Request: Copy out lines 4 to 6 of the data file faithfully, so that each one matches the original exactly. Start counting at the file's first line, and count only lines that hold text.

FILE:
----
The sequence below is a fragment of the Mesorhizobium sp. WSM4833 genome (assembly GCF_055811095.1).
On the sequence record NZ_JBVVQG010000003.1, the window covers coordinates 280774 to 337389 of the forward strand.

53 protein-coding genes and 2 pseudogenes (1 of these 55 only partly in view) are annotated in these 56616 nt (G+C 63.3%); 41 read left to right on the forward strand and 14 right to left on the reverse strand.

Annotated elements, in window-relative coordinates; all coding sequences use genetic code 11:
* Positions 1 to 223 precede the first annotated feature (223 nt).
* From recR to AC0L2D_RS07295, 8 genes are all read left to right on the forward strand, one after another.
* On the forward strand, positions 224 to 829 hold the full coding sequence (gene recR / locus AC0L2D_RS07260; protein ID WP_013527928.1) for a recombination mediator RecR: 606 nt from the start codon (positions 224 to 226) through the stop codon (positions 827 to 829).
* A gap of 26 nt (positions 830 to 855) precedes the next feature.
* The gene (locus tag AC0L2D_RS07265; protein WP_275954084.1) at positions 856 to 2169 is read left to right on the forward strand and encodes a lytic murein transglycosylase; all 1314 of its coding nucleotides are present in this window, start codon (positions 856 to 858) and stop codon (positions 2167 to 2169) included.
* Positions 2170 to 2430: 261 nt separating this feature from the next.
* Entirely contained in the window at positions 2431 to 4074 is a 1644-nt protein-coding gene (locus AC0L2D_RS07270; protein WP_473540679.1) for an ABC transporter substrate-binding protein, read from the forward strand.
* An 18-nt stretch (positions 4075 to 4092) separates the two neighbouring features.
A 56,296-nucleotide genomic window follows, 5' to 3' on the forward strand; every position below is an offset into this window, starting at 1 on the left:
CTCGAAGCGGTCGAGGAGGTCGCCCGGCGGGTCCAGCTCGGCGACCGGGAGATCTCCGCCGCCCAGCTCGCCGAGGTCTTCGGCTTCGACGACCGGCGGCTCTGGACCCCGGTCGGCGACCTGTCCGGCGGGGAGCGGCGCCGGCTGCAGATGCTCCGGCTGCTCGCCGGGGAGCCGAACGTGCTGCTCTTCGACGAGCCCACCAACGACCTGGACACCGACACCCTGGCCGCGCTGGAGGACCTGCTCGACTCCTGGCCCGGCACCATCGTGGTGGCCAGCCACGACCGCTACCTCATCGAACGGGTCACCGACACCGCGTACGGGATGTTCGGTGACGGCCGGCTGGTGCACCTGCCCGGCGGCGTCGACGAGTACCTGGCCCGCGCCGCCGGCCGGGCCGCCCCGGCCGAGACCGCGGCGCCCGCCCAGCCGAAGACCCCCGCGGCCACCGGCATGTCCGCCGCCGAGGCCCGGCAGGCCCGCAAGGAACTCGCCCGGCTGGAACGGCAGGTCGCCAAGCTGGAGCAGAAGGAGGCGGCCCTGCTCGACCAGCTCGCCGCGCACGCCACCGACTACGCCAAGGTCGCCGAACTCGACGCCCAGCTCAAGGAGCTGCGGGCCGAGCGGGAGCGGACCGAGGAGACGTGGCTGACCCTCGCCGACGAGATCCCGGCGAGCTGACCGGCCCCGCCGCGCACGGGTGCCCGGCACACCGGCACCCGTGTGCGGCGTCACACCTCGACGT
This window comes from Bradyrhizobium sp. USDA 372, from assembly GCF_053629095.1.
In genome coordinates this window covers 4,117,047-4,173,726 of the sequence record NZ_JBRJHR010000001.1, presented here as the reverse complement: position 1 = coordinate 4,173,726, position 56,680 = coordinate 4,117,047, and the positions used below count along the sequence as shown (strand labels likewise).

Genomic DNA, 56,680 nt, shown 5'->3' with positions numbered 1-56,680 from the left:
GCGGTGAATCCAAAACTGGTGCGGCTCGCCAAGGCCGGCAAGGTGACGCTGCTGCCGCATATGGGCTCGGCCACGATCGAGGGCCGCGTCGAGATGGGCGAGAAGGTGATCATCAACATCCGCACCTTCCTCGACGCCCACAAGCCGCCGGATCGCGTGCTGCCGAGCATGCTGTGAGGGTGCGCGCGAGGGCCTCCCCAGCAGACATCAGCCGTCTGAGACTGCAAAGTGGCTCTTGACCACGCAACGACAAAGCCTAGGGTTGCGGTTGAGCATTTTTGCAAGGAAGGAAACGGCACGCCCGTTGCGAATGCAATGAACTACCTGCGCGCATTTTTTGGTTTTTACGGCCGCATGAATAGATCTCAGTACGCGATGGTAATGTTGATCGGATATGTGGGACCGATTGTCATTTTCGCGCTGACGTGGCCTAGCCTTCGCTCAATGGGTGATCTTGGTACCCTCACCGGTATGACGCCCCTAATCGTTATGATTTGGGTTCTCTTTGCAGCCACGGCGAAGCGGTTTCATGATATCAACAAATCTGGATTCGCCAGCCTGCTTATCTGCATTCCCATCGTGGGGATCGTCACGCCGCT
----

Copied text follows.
Annotated elements, in window-relative coordinates; all coding sequences use genetic code 11:
* Positions 1 to 223 precede the first annotated feature (223 nt).
* From recR to AC0L2D_RS07295, 8 genes are all read left to right on the forward strand, one after another.